Thursday, May 27, 2010

How To Talk To The Kamikaze Bugs In Your Head

Jamie: Mom, my ear is buzzing.
*pulls ear...yelps...then tries to give his ear the evil eye*
Jamie: Hello? Hello bugs! Please go away, you're annoying me.
*no response from offending party*
Jamie: Get out of my ear right now.
*bangs head against wall*
Jamie: Mom, there are bugs in my ear and they are punching me.

Me: I know babe, but they can't hear you.

You'd think I would have figured it out earlier. The cold that set up camp in his sinuses, the return of a slight fever, the huddled moaning in the corner, but instead I always feel like I'm late to the mommy instincts game, coming to the brilliant deduction my son had an ear infection only after he was sobbing uncontrollably and talking to himself like some sort of deranged narcissist who was directing a symphony of bees.

Even though I seem to be the type of person who needs to see something like jagged bones poking out of arms to be convinced of a fracture... once I get worried, I really get worried. How do you console a distraught four year old? Particularly a four year old that doesn't get distraught very often. The last time Jamie sobbed uncontrollably for any length of time was when he was a colicky infant. So I did what I used to do when he was a baby--I rocked and sang to him and just hoped it would go away soon-- completely bewildered as to what else to do. We are not a family prone to ear infections and my mom's old remedy of garlic oil in the ear was not an option. (mostly because I don't have any, since I was desperate enough to try it, despite its propensity for turning one's house into a rancid Italian restaurant.)

In a brief stroke of brilliance I called on my friends. I remembered Kat had more than her fair share of ear infections as a child. She came to my rescue with the heated rice sock idea, back rubs and anything else that would help him calm down and thus relieve some of the throbbing. Bethany said she always watched Dr. Doolittle and Willy Wonka when she had ear infections, so we turned on the TV, asked daddy to pick up the antibiotics, and settled in for an afternoon/evening of movies, books and cuddles.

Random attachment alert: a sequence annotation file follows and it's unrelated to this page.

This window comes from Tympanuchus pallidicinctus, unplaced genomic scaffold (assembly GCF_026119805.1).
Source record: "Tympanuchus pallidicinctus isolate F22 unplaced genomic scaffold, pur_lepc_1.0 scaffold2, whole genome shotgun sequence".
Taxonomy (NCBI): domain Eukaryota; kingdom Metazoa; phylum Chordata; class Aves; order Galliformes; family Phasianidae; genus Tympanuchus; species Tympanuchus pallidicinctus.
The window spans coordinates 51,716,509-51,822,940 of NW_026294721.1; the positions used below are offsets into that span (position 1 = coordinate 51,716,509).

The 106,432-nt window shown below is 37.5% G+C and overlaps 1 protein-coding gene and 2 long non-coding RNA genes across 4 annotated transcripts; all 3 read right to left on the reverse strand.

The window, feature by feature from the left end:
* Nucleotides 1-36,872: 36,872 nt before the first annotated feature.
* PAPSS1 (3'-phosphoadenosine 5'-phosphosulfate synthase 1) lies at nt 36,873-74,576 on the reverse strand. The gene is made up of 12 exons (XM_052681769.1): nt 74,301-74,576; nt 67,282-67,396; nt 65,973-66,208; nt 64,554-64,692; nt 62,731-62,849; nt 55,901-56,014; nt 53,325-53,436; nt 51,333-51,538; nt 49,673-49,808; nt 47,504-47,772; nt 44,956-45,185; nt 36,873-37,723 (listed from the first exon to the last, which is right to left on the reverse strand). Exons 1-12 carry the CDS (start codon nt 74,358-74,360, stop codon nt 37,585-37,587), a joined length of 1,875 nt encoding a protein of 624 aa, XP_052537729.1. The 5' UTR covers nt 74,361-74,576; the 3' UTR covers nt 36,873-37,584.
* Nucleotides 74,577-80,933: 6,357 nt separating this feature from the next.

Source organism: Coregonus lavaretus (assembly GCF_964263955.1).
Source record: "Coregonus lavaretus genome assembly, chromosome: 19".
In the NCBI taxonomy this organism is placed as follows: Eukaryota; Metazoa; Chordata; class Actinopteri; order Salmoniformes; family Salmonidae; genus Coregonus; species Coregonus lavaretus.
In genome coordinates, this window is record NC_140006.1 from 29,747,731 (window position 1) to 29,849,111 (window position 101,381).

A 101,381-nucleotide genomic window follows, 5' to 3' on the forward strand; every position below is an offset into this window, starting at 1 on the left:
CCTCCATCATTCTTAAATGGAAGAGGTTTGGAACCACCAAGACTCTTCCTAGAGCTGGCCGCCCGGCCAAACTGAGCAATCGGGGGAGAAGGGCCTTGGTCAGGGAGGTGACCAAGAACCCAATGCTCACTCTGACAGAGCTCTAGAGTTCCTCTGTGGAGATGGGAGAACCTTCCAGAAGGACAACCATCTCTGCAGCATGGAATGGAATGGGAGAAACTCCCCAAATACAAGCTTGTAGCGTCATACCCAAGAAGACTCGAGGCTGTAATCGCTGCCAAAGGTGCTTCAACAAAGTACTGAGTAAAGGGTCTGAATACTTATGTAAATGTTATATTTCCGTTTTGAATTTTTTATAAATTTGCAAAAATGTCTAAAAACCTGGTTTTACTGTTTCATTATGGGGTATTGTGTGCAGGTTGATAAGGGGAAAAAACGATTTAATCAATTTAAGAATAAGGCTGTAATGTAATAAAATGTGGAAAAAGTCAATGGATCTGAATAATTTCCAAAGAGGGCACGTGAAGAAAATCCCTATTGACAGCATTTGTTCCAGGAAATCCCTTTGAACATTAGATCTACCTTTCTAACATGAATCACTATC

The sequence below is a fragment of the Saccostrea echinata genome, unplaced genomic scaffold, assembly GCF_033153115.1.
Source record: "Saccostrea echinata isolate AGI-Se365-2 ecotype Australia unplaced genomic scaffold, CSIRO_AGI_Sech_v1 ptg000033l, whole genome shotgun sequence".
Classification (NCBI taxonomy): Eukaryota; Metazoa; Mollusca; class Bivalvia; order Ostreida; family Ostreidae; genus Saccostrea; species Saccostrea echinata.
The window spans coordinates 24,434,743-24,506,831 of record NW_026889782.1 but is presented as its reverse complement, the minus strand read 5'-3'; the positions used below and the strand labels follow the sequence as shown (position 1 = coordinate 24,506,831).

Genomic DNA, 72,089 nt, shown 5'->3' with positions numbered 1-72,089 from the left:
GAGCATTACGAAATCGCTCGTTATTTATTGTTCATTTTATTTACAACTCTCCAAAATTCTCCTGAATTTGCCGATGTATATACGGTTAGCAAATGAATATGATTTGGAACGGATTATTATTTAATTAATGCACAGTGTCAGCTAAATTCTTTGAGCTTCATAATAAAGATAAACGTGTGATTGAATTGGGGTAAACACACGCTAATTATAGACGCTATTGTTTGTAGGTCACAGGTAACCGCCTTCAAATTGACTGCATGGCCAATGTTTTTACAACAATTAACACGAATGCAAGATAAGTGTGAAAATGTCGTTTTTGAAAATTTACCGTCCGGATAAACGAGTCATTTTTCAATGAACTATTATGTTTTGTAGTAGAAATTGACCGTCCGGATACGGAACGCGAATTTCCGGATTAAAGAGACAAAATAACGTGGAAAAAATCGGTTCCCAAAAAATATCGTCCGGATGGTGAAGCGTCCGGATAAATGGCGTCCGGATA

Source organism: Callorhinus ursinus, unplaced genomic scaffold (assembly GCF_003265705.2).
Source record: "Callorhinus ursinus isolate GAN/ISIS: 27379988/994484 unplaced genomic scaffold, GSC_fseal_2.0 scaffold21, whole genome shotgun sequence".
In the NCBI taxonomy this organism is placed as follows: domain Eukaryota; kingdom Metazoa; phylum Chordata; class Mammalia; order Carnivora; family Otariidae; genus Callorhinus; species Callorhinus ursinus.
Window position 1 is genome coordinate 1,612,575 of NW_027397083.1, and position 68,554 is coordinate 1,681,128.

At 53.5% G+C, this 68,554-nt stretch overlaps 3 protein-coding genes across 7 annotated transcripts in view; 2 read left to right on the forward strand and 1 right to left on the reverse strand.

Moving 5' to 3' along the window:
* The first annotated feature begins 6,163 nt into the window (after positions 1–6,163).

May that amoxicillin do its job quickly.

Wednesday, May 26, 2010

The Lampshade Wearing Princess.

I woke up this morning and promptly tripped on a mangled dog bone that took half the skin off the bottom of my foot. Jamie stuck a lampshade on my head and called me a princess, and while the hobbling lamp princess was trying to fashion a bandage for her injured appendage, Charlie tried to cut off his nose with the gauze cutting scissors.

This sort of thing shouldn't be allowed to happen before breakfast.

My kids are going to grow up thinking jam filled crepes are what everyone eats for breakfast because here we eat them almost every day. They're cheap, comprised mostly of eggs, and I can now make them in my sleep. I did a double batch this morning so Jim could have some too, but his offspring one-upped him and ate them all before he got his truck loaded. That's right, my 2o lb baby ate five plate sized crepes, and Jamie ate six. How am I going to feed them when they're teenagers. I see cooking lessons in their future.

Because this sort of appetite shouldn't appear until they are at least 13.

Since the day was already off to a doomed start, I decided laundry might as well join in the fun and take a few punches at me. We pretended to be air bison, as we pushed and flew armful after armful of dirty clothes to the laundry room. The laundry baskets were being used to hold up a fort, so fifty small trips later, we got all the clothes this household owns to the front of the washer...piled into a awe-inspiring, ceiling reaching summit. Three loads later and Jamie decided to mix up the clean clothes with the dirty clothes (because the mountain was beginning to shrink in stature just a little). I confess I actually picked through the laundry piece by piece, smelling each sock and underwear to see if it was clean or not.